Monsanto and DuPont continue litigation
The lawsuits between Monsanto and DuPont/Pioneer are far from settled even though the first of two trials ended with a $1 billion award to Monsanto against DuPont and Pioneer.
Monsanto sued DuPont and Pioneer in a patent infringement case, and DuPont turned around and countersued Monsanto based mainly on antitrust issues. The judge in the case decided to divide the litigation into two trials—one for patent infringement and the other based in antitrust legal context. Monsanto won a judgment in the patent infringement case during August, and a year from now the antitrust case is to begin before another jury in front of the same judge.
A jury in the U.S. District Court in St. Louis, Mo., found that DuPont and Pioneer infringed on Monsanto Company’s patented Roundup Ready seed technology as it developed and introduced its DuPont Optimum GAT seed technology. The jury award was $1 billion.
DuPont has said it will be appealing that award because it claims the damages are unjustified, particularly considering that “Pioneer never sold a single Optimum GAT [OGAT] seed and has no plans to do so in the future.”
Those with knowledge of the two cases—the one decided and under appeal and the yet to be tried case—have identified potential overlap of arguments and evidence, which seems to greatly complicate things. From the very beginning, when DuPont filed its countersuit, it requested there be one trial, and the judge decided otherwise.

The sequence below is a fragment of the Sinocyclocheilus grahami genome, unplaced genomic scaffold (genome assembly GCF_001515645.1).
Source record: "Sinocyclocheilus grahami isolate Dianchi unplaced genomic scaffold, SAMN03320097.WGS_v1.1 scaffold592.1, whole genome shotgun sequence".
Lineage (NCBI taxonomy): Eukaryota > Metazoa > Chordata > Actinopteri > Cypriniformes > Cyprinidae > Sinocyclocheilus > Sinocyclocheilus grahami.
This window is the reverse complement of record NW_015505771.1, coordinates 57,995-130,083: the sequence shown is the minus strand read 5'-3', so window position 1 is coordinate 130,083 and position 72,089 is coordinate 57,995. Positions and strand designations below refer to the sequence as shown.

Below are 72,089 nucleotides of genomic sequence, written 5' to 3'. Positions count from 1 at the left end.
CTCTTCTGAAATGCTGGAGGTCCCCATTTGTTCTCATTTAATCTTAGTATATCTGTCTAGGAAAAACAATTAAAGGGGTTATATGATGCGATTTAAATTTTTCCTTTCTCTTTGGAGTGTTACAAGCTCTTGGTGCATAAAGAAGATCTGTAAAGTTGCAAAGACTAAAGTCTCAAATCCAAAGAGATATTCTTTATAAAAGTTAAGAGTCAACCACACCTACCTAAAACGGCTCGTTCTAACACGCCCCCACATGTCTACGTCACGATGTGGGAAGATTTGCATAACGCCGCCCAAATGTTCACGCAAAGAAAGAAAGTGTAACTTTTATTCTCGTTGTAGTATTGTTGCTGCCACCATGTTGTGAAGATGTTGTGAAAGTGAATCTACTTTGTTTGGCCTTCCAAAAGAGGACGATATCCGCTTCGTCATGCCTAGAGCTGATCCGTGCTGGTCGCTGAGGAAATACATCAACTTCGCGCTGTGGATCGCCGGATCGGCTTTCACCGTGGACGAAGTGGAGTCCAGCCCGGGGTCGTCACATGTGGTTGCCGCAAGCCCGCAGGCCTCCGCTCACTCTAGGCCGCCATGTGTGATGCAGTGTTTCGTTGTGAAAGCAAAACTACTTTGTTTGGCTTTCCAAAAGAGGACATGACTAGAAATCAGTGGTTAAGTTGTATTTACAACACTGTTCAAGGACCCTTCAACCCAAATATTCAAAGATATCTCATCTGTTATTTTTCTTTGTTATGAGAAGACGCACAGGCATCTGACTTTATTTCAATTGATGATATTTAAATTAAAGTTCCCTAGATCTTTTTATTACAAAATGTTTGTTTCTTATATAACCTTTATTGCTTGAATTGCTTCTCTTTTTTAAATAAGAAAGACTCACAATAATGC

That is why DuPont in its response to the patent case judgment announced, “Several aspects of Monsanto’s misconduct involving the patent, which were not tried in this case, will be presented to a different jury as part of DuPont’s antitrust and patent misuse case against Monsanto in September 2013.”
Naturally, Monsanto had an extremely upbeat announcement after winning the first phase of the litigation, and referred to more damage compensation in the future, if the appeal doesn’t change things and/or it won the second of the two trials. “The finding of willful infringement could lead to an increased award of damages in the case,” the news release noted.
MONSANTO IS UPBEAT
"Importantly, this verdict highlights that all companies that make early and substantial investments in developing cutting edge technology will have their intellectual property rights upheld and fairly valued," said David Snively, Monsanto's executive vice president and general counsel. "This verdict also underscores that DuPont's unauthorized use of the Roundup Ready technology was both deliberate and aimed at rescuing its own failed technology."